Devi Gurung States of Everest Cafe, Part 2
This is part two of Rease Kirchner's Chef's Choice profile of Devi Gurung States of Everest Cafe. Part one can be found here. Part three, a recipe from States, will be published tomorrow.
Did your family cook together when you were a child? My mother always cooked. I watched her. I observed her. Nepal is a very poor country. Not everyone has a fridge; you eat what's in the garden.
Rease Kirchner The exterior of Everest Cafe in the Grove.
How old were you when you started cooking? Sixteen years old, when I got to the U.S.
First cooking job? Spokane, Washington. A Chinese restaurant, Sea Garden. I didn't like it, it was so unhealthy!
Did you attend culinary school or college? If so, where and for how long? No.
What do you eat? I eat here [Everest Café]! I don't eat red meat, I like vegetables.
What do you cook at home? I never have time to go home and eat, I'm always here.
What are your three favorite restaurants in St. Louis (besides your own!)?
Oh I don't know, I don't visit a lot, but I like Crystal Grill, Malie and Sweet Tomato.
The local chef who most impresses you? Sun Farm isn't a chef, but they have a lot of organic food.
Your favorite restaurant elsewhere? I don't really have one, I don't eat out that much because I am so health conscious. I'm an old man!
Your favorite food city? St. Louis, I guess.
Favorite recent food find? I can't really think of one.
Most essential ingredient in your kitchen? Pressed garlic ginger. I peel the ginger root myself.
Favorite local food find, and where do you get it? I go to the farmers' markets to pick things out myself. But sometimes they claim it is from a farm, but it is still from Peru or something!
Five words to describe your food. Healthy, exotic, simple, light, fresh.
One food you dislike. Red meat.
A food you can't live without. Vegetables.
An ingredient never allowed in your kitchen. MSG, for sure.
Culinarily speaking, St. Louis needs more... Healthy food. I even tell my cooks to go exercise!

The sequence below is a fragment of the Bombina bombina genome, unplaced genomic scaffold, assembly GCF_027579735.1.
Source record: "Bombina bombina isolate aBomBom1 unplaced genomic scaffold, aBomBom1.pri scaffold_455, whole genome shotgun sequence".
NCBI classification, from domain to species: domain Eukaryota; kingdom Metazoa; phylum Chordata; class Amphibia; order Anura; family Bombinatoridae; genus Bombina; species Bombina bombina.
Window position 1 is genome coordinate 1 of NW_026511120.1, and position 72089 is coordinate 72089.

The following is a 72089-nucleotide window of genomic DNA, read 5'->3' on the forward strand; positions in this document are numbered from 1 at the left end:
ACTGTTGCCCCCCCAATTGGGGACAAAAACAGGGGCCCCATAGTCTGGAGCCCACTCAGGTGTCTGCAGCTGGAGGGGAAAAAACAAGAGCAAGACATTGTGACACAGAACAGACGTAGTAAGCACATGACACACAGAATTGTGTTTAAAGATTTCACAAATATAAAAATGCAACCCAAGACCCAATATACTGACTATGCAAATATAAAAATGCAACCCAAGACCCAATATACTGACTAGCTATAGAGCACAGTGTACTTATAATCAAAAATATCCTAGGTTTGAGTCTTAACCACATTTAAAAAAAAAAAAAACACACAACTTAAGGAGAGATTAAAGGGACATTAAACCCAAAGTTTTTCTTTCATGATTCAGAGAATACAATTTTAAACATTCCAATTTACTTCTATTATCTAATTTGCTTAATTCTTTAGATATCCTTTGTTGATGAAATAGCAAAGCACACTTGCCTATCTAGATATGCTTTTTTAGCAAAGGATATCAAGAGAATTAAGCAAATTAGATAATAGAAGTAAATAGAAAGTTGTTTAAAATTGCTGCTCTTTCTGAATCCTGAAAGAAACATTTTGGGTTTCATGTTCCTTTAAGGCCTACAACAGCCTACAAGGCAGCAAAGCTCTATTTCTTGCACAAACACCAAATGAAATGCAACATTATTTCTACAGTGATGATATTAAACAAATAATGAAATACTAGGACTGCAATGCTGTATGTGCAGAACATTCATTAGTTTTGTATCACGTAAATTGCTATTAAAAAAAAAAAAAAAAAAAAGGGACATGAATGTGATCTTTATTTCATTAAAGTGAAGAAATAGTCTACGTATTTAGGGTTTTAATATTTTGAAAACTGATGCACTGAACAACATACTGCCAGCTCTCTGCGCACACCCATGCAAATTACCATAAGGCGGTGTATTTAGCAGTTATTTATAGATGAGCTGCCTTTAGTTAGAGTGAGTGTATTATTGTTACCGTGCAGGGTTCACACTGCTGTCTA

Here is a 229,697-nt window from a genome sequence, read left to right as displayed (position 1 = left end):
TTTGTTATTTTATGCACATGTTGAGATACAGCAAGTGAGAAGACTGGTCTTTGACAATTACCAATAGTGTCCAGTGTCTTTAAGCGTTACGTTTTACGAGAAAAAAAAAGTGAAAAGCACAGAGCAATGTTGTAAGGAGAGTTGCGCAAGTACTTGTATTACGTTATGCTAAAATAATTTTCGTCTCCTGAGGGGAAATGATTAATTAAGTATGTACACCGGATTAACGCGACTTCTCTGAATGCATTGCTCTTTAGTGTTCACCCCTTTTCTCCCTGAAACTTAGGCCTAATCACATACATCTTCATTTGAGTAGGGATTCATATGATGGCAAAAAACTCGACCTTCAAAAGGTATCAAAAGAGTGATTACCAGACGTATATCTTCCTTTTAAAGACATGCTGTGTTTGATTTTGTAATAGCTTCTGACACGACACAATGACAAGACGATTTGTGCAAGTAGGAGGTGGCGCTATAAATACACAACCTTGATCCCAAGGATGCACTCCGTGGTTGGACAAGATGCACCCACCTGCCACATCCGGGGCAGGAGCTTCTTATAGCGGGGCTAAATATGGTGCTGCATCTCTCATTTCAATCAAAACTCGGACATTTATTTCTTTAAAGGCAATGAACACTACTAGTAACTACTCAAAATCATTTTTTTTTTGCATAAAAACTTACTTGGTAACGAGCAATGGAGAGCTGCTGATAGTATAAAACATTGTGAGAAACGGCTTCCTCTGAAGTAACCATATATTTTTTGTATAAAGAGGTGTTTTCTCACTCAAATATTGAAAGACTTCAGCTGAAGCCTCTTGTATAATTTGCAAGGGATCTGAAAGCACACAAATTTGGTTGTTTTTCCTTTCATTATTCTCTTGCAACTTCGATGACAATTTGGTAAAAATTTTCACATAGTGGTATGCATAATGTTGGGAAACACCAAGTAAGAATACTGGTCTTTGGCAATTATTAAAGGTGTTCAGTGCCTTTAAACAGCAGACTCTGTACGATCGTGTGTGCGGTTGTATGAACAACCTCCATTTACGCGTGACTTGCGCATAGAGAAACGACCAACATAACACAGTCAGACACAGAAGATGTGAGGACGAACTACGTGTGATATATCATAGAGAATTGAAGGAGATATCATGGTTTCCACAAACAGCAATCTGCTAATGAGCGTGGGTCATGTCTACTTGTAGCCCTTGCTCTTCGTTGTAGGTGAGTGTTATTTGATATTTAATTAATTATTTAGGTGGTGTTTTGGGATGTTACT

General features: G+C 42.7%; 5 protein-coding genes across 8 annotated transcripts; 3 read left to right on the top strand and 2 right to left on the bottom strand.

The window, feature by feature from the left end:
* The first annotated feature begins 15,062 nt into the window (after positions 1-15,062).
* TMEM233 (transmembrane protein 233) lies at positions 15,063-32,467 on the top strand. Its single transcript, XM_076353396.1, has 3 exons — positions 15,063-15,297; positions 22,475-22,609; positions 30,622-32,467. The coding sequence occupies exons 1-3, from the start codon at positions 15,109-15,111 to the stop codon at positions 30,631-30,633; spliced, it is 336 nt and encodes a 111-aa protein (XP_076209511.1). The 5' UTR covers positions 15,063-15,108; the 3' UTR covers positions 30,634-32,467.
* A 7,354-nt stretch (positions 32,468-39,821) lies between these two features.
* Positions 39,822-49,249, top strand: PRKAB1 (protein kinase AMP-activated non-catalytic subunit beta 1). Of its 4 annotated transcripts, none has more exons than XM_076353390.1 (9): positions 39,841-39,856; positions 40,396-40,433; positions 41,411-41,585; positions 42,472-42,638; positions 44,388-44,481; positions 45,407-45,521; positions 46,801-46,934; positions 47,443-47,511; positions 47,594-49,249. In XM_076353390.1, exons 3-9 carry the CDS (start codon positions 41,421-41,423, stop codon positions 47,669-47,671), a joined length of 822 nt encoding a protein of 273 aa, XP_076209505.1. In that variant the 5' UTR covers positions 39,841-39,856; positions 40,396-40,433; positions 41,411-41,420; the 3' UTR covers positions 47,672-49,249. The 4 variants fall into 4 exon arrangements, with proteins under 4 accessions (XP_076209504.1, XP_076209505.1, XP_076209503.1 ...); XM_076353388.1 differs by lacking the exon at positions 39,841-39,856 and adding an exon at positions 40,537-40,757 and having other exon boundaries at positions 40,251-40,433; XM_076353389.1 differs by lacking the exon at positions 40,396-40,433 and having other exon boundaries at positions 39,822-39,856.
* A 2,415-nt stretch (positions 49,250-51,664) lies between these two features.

Best tip for home cooks. Use fresh ingredients.
Favorite after-work hangout. I like to exercise after work, and I go to a lot of health meetings. The community supports me, so I support the community.
Favorite kitchen tool. A knife is a chef's friend.
What's next for you? I'm writing a cookbook.
What inspires you? Challenges. I like challenging myself, [I ask] "What can I do for myself?" When I was homeless, I had nothing. Now have I everything -- why not take advantage of it?
Chefs who inspire you. I don't see a lot of health-conscious chefs, so I don't really have one.
Favorite cookbooks? I don't have any cookbooks.
Proudest professional moment? I'm thankful and proud every day that I have come this far and given back.
Favorite music to have in the kitchen I like peaceful, quiet, instrumentals or Kenny G.
What's on your pizza? I don't eat pizza.
What's in your omelet? Any vegetables.
What are you drinking? Red wine.
What's the most surprising food you've eaten? [Laughs] Maybe my [Korean] wife's. In Nepal, there is no seafood. I met my wife and ate squid.
What's the most difficult lesson you've learned in this business? Patience, respecting others and yourself. You can try the best you can, you can feed 100 people, but not all 100 will be satisfied. Ethically, I try my best to get people to eat healthy, but some people don't really care about health. You can't take it personally.
When did you know the chef's life was for you? When I was working as a busboy and dishwasher at KC's in Nepal.